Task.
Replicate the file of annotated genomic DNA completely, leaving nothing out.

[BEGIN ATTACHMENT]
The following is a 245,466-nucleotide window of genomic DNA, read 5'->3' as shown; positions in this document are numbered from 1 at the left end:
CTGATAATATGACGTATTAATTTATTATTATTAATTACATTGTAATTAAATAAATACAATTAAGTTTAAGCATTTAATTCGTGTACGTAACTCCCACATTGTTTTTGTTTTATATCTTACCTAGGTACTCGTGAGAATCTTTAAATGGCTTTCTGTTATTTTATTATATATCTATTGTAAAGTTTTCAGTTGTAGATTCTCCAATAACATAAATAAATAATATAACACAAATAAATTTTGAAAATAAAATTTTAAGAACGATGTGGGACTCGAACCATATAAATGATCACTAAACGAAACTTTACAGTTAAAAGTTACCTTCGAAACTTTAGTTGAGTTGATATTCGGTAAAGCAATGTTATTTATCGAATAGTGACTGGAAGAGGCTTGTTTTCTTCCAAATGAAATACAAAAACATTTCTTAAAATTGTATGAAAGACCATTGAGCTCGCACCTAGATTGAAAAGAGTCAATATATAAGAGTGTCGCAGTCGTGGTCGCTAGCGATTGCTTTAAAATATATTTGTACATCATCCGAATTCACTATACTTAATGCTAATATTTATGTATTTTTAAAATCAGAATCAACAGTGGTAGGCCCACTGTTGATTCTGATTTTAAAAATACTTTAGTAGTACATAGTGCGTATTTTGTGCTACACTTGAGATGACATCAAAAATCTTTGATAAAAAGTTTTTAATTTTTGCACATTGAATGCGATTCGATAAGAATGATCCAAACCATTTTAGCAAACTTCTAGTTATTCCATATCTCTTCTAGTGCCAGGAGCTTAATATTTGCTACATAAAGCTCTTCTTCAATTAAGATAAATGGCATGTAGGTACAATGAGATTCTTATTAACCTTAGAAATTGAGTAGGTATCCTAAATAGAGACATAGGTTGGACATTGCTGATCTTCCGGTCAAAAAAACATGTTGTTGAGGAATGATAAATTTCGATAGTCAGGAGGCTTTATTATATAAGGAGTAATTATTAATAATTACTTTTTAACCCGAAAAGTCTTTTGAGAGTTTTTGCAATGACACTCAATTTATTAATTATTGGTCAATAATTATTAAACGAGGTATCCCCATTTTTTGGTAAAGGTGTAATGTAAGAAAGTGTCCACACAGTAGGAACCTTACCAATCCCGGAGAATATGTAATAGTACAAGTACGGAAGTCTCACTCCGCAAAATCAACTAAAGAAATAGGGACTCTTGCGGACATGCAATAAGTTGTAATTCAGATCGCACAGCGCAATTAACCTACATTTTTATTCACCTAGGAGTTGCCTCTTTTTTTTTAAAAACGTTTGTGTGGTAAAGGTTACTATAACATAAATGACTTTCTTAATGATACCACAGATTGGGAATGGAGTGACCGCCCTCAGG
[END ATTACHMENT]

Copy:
The following is a 245,466-nucleotide window of genomic DNA, read 5'->3' as shown; positions in this document are numbered from 1 at the left end:
CTGATAATATGACGTATTAATTTATTATTATTAATTACATTGTAATTAAATAAATACAATTAAGTTTAAGCATTTAATTCGTGTACGTAACTCCCACATTGTTTTTGTTTTATATCTTACCTAGGTACTCGTGAGAATCTTTAAATGGCTTTCTGTTATTTTATTATATATCTATTGTAAAGTTTTCAGTTGTAGATTCTCCAATAACATAAATAAATAATATAACACAAATAAATTTTGAAAATAAAATTTTAAGAACGATGTGGGACTCGAACCATATAAATGATCACTAAACGAAACTTTACAGTTAAAAGTTACCTTCGAAACTTTAGTTGAGTTGATATTCGGTAAAGCAATGTTATTTATCGAATAGTGACTGGAAGAGGCTTGTTTTCTTCCAAATGAAATACAAAAACATTTCTTAAAATTGTATGAAAGACCATTGAGCTCGCACCTAGATTGAAAAGAGTCAATATATAAGAGTGTCGCAGTCGTGGTCGCTAGCGATTGCTTTAAAATATATTTGTACATCATCCGAATTCACTATACTTAATGCTAATATTTATGTATTTTTAAAATCAGAATCAACAGTGGTAGGCCCACTGTTGATTCTGATTTTAAAAATACTTTAGTAGTACATAGTGCGTATTTTGTGCTACACTTGAGATGACATCAAAAATCTTTGATAAAAAGTTTTTAATTTTTGCACATTGAATGCGATTCGATAAGAATGATCCAAACCATTTTAGCAAACTTCTAGTTATTCCATATCTCTTCTAGTGCCAGGAGCTTAATATTTGCTACATAAAGCTCTTCTTCAATTAAGATAAATGGCATGTAGGTACAATGAGATTCTTATTAACCTTAGAAATTGAGTAGGTATCCTAAATAGAGACATAGGTTGGACATTGCTGATCTTCCGGTCAAAAAAACATGTTGTTGAGGAATGATAAATTTCGATAGTCAGGAGGCTTTATTATATAAGGAGTAATTATTAATAATTACTTTTTAACCCGAAAAGTCTTTTGAGAGTTTTTGCAATGACACTCAATTTATTAATTATTGGTCAATAATTATTAAACGAGGTATCCCCATTTTTTGGTAAAGGTGTAATGTAAGAAAGTGTCCACACAGTAGGAACCTTACCAATCCCGGAGAATATGTAATAGTACAAGTACGGAAGTCTCACTCCGCAAAATCAACTAAAGAAATAGGGACTCTTGCGGACATGCAATAAGTTGTAATTCAGATCGCACAGCGCAATTAACCTACATTTTTATTCACCTAGGAGTTGCCTCTTTTTTTTTAAAAACGTTTGTGTGGTAAAGGTTACTATAACATAAATGACTTTCTTAATGATACCACAGATTGGGAATGGAGTGACCGCCCTCAGG